Report blames squirrels for buckwheat destruction; group remains skeptical
Surveying Tiehm’s buckwheat plants in Esmerelda County, Nevada. Photo by Sarah Kulpa/USFWS.
After the widespread damage to thousands of rare desert wildflowers was discovered in September prompted allegations of vandalism, a report contracted by the Bureau of Land Management and the U.S. Fish and Wildlife Service strongly links the destruction to ground squirrels.
But an environmental group working to protect the flowers contends the report is far from conclusive.
Environmental DNA analysis of samples collected Oct. 2 found genetic signatures for ground squirrels and a small trace of human DNA on root samples and soils near damaged or dead plants.
The independent review, conducted by a researcher affiliated with Southern Utah University, concluded that buckwheat DNA detected in rodent scat near the site supports the ground squirrels hypothesis. Human DNA is attributed to contamination.
“Current drought conditions likely motivated the rodents to seek moisture by consuming the shallow taproots of mature buckwheat plants. This is the first time herbivory was documented on Tiehm’s buckwheat and its significance depends not only on its frequency and intensity, but whether damaged plants can recover and survive,” Chris Rose, a spokesman for BLM said in an email.
Tiehm’s buckwheat has been the subject of recent controversy amid conflict over the flower’s habitat. An Australian mining company, Ioneer Corp., has proposed an open-pit lithium mine on the plant’s only known habitat, risking its extinction in the wild.
The species is currently being considered for listing under both state and federal endangered, protected, or sensitive species laws.
Since the time the flower’s wide-spread destruction was first discovered in early September, conservationists, biologists and Ioneer have been at odds over whether the damage was caused by humans or rodents.
The Center for Biological Diversity (CBD), a non-profit conservation group, concluded that humans were responsible for destroying as many as 17,000 plants — up to 40 percent the total population.
A research team led by Elizabeth Leger — a plant biologist at the University of Nevada, Reno — was one of the first groups on site and similarly observed that as much as 50 percent of the plants had been severely damaged at four sites. However, Leger believed that rodents must have caused the damage.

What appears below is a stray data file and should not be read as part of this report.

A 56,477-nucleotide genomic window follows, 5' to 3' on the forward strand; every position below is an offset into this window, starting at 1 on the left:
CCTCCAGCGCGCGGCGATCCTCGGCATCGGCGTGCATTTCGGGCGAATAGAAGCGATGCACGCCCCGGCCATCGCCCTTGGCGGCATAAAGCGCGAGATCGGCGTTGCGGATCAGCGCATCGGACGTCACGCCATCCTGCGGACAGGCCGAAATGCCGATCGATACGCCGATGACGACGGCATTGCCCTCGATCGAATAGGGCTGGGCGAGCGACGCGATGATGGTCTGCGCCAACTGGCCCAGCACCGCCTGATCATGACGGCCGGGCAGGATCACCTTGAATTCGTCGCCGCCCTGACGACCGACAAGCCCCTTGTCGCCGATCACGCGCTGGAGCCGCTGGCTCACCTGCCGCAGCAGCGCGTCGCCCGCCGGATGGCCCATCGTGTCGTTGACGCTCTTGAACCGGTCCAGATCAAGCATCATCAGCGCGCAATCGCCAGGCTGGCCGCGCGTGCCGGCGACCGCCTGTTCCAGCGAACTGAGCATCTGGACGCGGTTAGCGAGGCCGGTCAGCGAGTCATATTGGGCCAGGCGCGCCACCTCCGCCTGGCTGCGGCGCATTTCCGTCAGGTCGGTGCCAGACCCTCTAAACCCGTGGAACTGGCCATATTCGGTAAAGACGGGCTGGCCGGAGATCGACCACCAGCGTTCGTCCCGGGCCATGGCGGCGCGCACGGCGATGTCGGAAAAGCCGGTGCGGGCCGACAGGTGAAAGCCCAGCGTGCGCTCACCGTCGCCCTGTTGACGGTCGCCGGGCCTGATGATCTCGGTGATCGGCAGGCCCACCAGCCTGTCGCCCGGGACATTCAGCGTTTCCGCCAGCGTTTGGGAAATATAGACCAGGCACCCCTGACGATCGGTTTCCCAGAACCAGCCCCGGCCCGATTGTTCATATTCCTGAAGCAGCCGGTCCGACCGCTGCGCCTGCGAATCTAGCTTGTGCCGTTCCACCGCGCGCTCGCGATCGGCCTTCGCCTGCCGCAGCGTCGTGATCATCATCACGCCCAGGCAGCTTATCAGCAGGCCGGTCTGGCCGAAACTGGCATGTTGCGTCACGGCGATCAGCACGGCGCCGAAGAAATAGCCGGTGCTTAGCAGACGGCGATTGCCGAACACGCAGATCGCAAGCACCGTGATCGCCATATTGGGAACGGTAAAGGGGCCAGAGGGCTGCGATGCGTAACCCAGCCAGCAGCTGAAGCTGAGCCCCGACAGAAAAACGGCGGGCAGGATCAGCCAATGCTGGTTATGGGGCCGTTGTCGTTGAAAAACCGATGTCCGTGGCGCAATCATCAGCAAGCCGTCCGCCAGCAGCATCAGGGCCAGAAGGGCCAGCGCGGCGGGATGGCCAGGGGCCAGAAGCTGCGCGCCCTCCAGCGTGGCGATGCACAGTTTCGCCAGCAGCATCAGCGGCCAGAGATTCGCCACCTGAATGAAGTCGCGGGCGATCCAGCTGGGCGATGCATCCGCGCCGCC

Ioneer executive chairman James Calaway, who said at the time he was confident that rodents caused the destruction, welcomed the findings in the agencies’ report.
“This report categorically refutes the irresponsible assertion by the Center for Biological Diversity that this was an intentional human attack,” Calaway said during a press call Friday.
“This natural attack demonstrates why Ioneer’s determined commitment, under governmental oversight and enforcement, including our ongoing provision of long-term and substantial resources dedicated to Tiehm’s buckwheat survival and uplift, is so important.”
The company is funding a five-year study with UNR to determine the feasibility of propagating the rare plant under artificial conditions before transplanting them back to their natural habitat in Rhyolite Ridge, a research effort led by Leger.
Conservationists, however, remain skeptical that the report released by federal agencies pointing to ground squirrels as the culprit is conclusive.
A site assessment conducted by biologists with the Nevada Department of Wildlife on Sept. 23, obtained by the Center for Biological Diversity under a Nevada public records request and reviewed by the Current, suggested that pocket gophers were responsible for the damage, adding that while ground squirrels were observed at the site they were not “overly abundant.” However, biologists said disturbances to the site made conclusive findings difficult to determine.
Naomi Fraga, director of conservation at the California Botanic Garden in Claremont, who initially surveyed the site along with the Center for Biological Diversity, said she would be cautious about interpreting the results of the most recent study as definitive proof rodents caused the extensive damage.
“I am familiar with eDNA studies and I have co-authored a paper utilizing eDNA data. This report appears to provide evidence that buckwheat plant parts have at some point been eaten by white-tailed antelope ground squirrels at Rhyolite Ridge. But I don’t see how this line of evidence can substantiate that the entirety of the wide scale damage was caused by small mammals,” Fraga said.
The new report “proves at some point some squirrel ate some buckwheat, but I’m not sure you can draw the conclusion that 17,000 buckwheats were eaten by a renegade band of squirrels,” said Patrick Donnelly, Nevada state director of the CBD. “It’s definitely not the final answer.”
Focusing on the “who-done-it” would not advance the conservation and protection of the flower, Donnelly said.
The Center sued the U.S. Fish and Wildlife Service and Bureau of Land Management in September, urging the agencies to list the plant as “endangered” or “threatened” under the Endangered Species Act after discovering the damage to the plants.
“Theim’s Buckwheat is in dire emergency peril and warrants immediate emergency protections,” Donnelly said. “Looking at the legal issue at hand, it doesn’t matter who did it. Fish and Wildlife Service is obligated to immediately protect the species under the Endangered Species Act. Our lawsuit alleges they’re breaking the law by not doing so.”
“Nothing has been done, 50 percent of these plants were whipped off the face of the earth and literally nothing has been done. If they are so convinced it was rodents, put out some rodent traps. But they haven’t, they’ve done nothing.”
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